He was descended from the Scottish family of Phillip of Sanquhar, but nothing is known of his early life. Ordained in Rome, he returned in 1612 to Scotland where he was betrayed by his father, seized while saying Mass, and tried at Edinburgh as a seminary priest, 14 September 1613.
The sentence of death was commuted to banishment. He withdrew to France, joining the French Oratory recently founded by Cardinal de Bérulle. In 1628 he went to England as confessor to Queen Henrietta Maria. At her request he asked the pope for financial aid against the enemies of Charles I of England. The subsequent negotiations were discovered, and Phillip was impeached on the charge of being a papal spy and of having endeavoured to pervert Prince Charles, but proceedings dropped owing to the displeasure of Richelieu at the introduction of his own name into the matter.
Later he was committed to the Tower of London for refusing to be sworn on the Anglican Bible on 2 November 1641, when he had been summoned by the House of Lords committee to be examined touching State matters. Released through the queen's influence, he accompanied her to The Hague in March, 1642, and remained with her in Paris till his death.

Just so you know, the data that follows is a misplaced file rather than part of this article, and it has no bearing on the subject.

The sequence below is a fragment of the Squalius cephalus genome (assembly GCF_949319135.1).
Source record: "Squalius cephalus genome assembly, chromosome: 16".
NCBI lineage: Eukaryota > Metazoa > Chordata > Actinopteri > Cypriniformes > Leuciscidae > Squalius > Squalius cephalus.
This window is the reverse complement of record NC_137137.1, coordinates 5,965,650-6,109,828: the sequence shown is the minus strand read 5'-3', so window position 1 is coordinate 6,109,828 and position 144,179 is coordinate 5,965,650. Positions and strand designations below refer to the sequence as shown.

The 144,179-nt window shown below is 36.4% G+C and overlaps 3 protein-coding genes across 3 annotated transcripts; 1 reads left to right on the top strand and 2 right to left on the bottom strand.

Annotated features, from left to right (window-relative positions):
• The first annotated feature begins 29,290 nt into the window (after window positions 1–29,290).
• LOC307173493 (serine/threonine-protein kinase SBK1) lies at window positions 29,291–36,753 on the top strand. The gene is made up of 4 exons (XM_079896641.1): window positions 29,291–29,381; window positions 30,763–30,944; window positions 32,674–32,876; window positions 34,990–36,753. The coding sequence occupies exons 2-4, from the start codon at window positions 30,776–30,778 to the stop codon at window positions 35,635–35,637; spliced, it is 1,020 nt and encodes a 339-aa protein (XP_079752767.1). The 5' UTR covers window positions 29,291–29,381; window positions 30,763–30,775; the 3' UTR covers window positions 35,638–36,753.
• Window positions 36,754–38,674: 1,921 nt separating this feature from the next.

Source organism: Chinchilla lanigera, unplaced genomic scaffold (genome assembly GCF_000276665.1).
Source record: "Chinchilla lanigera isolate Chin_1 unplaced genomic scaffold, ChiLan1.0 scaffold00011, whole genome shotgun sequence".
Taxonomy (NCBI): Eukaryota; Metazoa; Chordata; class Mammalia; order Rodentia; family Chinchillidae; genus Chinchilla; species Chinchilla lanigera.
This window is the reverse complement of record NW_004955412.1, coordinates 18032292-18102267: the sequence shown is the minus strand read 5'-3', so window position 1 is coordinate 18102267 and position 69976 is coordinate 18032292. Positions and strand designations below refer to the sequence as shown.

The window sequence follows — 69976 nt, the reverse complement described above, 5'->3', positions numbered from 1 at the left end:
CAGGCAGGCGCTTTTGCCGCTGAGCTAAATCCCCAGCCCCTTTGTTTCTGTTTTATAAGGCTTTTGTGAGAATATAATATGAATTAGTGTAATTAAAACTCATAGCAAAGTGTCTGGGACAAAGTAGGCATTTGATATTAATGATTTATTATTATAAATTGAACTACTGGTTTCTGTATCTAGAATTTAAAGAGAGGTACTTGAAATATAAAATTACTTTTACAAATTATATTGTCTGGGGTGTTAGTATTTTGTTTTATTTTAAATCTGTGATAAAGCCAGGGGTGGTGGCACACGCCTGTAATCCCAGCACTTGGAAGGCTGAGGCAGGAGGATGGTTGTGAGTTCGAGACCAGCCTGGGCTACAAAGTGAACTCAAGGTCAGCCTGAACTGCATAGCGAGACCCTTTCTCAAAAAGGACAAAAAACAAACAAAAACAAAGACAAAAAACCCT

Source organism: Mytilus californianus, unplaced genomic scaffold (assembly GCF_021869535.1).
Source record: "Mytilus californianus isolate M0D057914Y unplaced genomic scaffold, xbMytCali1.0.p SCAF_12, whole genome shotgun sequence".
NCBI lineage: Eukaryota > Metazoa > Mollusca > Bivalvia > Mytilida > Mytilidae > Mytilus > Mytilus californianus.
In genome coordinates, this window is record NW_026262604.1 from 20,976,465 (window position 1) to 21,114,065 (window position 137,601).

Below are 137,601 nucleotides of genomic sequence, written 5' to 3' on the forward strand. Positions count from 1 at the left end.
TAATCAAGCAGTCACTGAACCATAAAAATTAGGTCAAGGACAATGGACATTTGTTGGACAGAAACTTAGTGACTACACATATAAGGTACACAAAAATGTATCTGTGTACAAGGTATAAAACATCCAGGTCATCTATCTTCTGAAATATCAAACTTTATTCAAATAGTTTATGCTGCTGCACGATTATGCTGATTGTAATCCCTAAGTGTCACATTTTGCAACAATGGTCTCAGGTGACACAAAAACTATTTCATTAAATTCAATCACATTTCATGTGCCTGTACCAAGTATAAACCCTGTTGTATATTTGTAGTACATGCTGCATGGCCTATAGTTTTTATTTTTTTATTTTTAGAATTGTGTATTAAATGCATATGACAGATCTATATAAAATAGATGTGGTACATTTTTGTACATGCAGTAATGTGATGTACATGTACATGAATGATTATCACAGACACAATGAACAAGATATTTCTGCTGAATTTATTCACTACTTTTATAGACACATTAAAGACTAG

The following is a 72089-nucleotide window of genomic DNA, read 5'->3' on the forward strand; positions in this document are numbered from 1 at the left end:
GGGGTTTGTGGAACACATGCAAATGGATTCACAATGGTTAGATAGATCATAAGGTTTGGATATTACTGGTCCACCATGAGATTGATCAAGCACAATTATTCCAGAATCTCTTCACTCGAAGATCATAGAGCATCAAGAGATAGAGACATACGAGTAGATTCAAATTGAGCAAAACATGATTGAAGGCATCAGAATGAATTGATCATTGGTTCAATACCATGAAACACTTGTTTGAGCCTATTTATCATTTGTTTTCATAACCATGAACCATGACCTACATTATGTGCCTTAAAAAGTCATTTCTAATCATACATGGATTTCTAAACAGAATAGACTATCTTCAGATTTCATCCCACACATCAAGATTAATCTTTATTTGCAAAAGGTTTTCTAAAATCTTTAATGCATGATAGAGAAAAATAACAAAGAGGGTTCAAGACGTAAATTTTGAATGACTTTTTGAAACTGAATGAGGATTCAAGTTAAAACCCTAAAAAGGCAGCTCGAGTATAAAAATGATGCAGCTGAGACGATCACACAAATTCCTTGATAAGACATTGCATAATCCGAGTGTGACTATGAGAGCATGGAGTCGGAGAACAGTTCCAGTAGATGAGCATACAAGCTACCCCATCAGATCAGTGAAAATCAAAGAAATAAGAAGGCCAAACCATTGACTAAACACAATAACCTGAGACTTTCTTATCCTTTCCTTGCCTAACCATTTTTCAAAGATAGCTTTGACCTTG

- This article incorporates text from a publication now in the public domain: Herbermann, Charles, ed. (1913). "Robert Phillip". Catholic Encyclopedia. New York: Robert Appleton. The entry cites:
- John Nalson, Collection of Affairs of State, II (London, 1682-3)
- Joseph Berington, Memoirs of Panzani (Birmingham, 1793)
- James Augustine Stothert
- James Frederick Skinner Gordon, ed., Catholic Church in Scotland (Glasgow, 1869)
- Henry Foley, Records of Eng. Jesuits, V (London, 1879)
- Thomas Seccombe in Dictionary of National Biography, s.v. PHILIPS, ROBERT
- Joseph Gillow, Bibl. Dict. Eng. Cath., s.v.